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Shutdown Mailbag: Is Tony Romo actually a clutch quarterback?

Jay Busbee
Shutdown Corner

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Watch out for that Gilberry, Tony. He's a crafty one. (Getty Images)

It’s a new season, friends, and that means we’re throwing the doors wide open to you and your questions, complaints, rants and one-liners here in the Shutdown Mailbag. You know the drill here: unburden your football soul via email at jay.busbee@yahoo.com or via Twitter at @jaybusbee. Now, gather ‘round. We’re kicking off in – where else? – Dallas:

The “boilerplate sports bar analysis” to which Adam refers is the consensus opinion that because Tony Romo has won exactly one playoff game in his career, he’s somehow an underachieving, underperforming, un-clutch quarterback. Cannot possibly imagine how we as an NFL community could have all made that leap together.

Anyway, the linked article is to Cold Hard Football Facts, which is taking on the heroic mission of proving via statistics that Romo and the Cowboys are not, in fact, choking dogs when the pressure’s on. Hell of a challenge, yes, but CHFF spends nearly 2,500 words to show us that, hey, that one playoff win aside, Romo and the Cowboys really aren’t gaggers! Or at least, not as bad as we think!

For instance, did you know that “Romo’s 100.7 career passer rating in the fourth quarter and overtime (playoffs included) is the highest among all quarterbacks since 2000 (minimum 150 attempts)”? Or “Romo has seven straight seasons with a passer rating of at least 90.0 (minimum 200 attempts). Only Steve Young (1991-98) and Peyton Manning (2003-10) have ever done that. Romo’s 95.6 passer rating is fifth all time.” Or “A whopping 18 of his 19 clutch wins (94.7 percent) have included a comeback”?

It’s an admirable statistical defense of Romo (as well as an outright jab at more highly-regarded quarterbacks like Rodgers, Rivers and Newton), but by the end of it, you’ve got your fists balled against the side of your head and you’re rocking back and forth like Jesse Pinkman trying to keep the sweet-sounding poison of Walter White out of your skull. It sounds so, so good, yes, but you know it’s WRONG, Mr. White!

Yes, Romo is a better quarterback than he gets credit for, particularly given that he was undrafted. Yes, some other quarterbacks get love, awards and even Super Bowl rings when they don’t deserve it. But that big ugly 1 – that lone playoff win – is what hangs around Romo’s neck no matter how many Week 8 miracles he engineers. Unless and until he’s able to put a few more postseason wins on the board – and that window is slamming shut -- he and Cowboy fans will have to deal with the disregard. Comes with being America’s Football Royalty, y’all. No trophies for Good Job, Good Effort. Deal with it.

More to the point: you think Jerry Jones would rather have a statistically proficient regular-season loser or a functionally illiterate lucky-bounce Super Bowl champion? Yeah, thought so.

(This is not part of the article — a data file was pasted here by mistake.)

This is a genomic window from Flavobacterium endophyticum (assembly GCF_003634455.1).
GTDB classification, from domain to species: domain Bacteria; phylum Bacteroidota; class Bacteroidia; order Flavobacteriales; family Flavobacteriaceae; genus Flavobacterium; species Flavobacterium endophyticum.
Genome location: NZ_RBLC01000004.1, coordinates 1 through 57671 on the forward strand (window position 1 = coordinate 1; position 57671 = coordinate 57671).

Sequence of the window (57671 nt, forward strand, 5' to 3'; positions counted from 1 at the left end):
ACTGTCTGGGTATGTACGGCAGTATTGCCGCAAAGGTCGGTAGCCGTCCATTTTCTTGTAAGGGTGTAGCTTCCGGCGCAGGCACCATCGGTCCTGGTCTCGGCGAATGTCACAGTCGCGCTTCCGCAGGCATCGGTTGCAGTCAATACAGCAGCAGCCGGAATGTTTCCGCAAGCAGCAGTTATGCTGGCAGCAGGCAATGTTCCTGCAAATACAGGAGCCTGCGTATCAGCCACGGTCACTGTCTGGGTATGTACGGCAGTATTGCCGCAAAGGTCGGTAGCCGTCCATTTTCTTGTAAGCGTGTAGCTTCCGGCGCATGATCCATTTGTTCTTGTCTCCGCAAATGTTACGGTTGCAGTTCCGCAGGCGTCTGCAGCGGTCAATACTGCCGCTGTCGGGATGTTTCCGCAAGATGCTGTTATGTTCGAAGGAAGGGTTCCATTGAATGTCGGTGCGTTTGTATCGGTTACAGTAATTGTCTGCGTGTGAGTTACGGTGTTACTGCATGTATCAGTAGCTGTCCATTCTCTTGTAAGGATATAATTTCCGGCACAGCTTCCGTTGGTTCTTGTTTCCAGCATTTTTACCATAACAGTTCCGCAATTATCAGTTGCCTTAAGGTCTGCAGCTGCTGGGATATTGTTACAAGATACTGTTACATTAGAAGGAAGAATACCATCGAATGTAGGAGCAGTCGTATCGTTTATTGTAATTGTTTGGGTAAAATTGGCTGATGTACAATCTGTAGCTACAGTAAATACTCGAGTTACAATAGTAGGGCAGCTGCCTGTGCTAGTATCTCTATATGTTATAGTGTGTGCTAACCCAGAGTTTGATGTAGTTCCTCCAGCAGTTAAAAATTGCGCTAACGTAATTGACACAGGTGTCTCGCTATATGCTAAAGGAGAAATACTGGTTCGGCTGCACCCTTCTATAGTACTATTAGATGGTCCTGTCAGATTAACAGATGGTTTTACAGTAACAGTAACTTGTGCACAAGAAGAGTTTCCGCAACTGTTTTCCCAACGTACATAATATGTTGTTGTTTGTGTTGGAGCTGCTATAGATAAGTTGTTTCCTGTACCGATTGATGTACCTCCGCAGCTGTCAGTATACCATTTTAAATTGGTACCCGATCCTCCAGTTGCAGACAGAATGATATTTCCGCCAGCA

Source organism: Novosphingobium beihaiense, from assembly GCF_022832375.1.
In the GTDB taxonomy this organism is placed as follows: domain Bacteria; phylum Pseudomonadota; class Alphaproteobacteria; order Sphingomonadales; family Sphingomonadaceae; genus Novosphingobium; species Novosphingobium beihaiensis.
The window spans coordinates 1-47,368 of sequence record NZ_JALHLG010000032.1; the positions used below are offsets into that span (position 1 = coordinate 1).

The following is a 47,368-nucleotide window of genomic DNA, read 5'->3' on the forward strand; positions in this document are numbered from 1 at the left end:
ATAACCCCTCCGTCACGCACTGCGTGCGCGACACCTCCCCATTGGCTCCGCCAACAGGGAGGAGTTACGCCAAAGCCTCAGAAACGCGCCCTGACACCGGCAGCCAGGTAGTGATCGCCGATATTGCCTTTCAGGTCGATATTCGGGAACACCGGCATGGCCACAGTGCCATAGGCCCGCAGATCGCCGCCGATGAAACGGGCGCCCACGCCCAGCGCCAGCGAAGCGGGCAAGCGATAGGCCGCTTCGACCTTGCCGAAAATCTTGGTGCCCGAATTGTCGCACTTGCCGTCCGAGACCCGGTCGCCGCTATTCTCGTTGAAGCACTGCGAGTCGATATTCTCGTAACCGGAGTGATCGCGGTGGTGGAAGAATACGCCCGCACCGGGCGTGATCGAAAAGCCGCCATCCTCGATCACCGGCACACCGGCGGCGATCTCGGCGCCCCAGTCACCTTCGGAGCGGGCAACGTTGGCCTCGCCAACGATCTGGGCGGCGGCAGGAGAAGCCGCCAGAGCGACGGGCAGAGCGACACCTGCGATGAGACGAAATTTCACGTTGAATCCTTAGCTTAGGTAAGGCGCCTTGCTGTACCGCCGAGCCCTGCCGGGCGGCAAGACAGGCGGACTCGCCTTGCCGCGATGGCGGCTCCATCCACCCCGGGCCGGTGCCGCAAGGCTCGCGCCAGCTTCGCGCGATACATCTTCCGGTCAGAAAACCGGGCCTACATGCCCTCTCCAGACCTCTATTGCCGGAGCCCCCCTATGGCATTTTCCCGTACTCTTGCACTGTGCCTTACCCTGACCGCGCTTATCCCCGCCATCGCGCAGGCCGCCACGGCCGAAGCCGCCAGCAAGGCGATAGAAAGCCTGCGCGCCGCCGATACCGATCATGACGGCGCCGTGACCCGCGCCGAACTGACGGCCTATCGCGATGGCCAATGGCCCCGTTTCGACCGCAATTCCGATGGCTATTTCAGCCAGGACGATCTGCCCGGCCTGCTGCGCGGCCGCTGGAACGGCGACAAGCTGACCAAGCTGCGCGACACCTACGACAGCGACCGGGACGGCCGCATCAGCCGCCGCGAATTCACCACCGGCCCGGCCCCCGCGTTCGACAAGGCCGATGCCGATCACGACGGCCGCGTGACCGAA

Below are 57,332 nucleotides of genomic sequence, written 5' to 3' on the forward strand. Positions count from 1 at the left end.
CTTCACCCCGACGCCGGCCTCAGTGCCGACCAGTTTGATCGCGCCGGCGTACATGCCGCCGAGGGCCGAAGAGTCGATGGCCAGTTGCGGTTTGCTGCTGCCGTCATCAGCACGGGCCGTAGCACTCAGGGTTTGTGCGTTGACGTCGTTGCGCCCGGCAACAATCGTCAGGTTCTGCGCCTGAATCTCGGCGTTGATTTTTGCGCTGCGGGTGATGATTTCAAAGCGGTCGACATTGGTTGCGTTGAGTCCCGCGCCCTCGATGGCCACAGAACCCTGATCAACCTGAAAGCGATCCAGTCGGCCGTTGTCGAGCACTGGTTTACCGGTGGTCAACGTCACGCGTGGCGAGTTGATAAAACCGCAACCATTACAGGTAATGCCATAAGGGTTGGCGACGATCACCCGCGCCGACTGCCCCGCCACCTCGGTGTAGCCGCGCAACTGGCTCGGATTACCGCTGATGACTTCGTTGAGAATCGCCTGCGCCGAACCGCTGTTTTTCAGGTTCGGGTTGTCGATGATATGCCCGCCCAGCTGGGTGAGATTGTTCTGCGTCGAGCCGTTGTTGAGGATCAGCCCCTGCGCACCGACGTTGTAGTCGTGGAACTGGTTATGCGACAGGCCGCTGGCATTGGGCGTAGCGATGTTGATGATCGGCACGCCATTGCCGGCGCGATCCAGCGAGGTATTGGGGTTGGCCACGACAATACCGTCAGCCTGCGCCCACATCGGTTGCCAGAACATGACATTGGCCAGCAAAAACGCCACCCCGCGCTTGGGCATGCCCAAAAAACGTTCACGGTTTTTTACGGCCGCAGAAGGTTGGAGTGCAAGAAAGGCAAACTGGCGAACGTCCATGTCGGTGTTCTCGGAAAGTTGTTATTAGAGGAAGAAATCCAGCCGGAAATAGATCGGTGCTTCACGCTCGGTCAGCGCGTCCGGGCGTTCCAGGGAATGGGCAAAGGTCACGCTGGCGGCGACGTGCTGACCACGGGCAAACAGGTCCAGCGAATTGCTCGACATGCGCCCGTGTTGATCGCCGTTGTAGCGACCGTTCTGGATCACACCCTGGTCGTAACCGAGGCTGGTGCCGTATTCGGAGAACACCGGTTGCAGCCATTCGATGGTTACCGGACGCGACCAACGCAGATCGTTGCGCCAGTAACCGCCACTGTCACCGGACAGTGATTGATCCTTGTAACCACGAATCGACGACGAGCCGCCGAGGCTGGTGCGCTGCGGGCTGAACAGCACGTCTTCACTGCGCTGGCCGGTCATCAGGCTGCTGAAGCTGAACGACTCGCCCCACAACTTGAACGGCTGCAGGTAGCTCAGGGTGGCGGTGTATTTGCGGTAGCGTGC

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Will Brady Quinn be the Jets starter by week 3? - Stuart Nichols

Nah, he’ll have already had his shot. The Jets will be bringing Browning Nagle back by then.

I cannot remember being more excited to watch a team implode than I am the New York Jets. Their combination of hubris and incompetence is unlike anything we’ve seen in decades. The late-‘90s Bonilla-Rickey Mets, the Kobe-Shaq-Payton-Mailman Lakers, the early Dan Snyder fantasy-team Redskins – these were teams that were always careening toward a cliff, but they at least played halfway decently before they went over. The Jets may somehow figure a way to lose 18 games this year.

The best part of this team is that its toxicity seeps outward from the quarterback slot to envelop anyone who comes within its orbit. Think about it: the Jets’ crappy play has contaminated generally indifferent team ownership, their glad-to-be-gone alumni, every media outlet tasked with covering this dumpster fire on a daily basis (too many links to mention), and even the governor of their own state. That’s the kind of institutional futility you just applaud, for we may never see its like again.

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Hey, speaking of the Jets, let’s take a little commercial break. We’ll feature a different classic commercial in this space every week; this time around, we remember better days in green and white:

Holy sweet heaven, what an amazing commercial. The ‘70s were the best ... well, if you were a white male, of course. Like PED chemists against anti-doping testing councils, Namath, Farrah and the rest of that crew were running laps around censors who weren’t even aware a race was going on.

Who’d be the best candidates for that ad today? I’m going Eli and Miley.

(Got a favorite old football commercial? Hit us with the link.)

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Let's say you find a magic lamp and the genie gives you one of two options. One, you can have a luxury suite on the 50-yard line for Atlanta Falcons games for the rest of your life. Or, two, your living room is equipped with a $200K sound system, as many televisions as your favorite sports bar and a kitchen that spits out wings, burritos and pizza each fall Sunday. Which one are you taking? - Kevin, Lisle, IL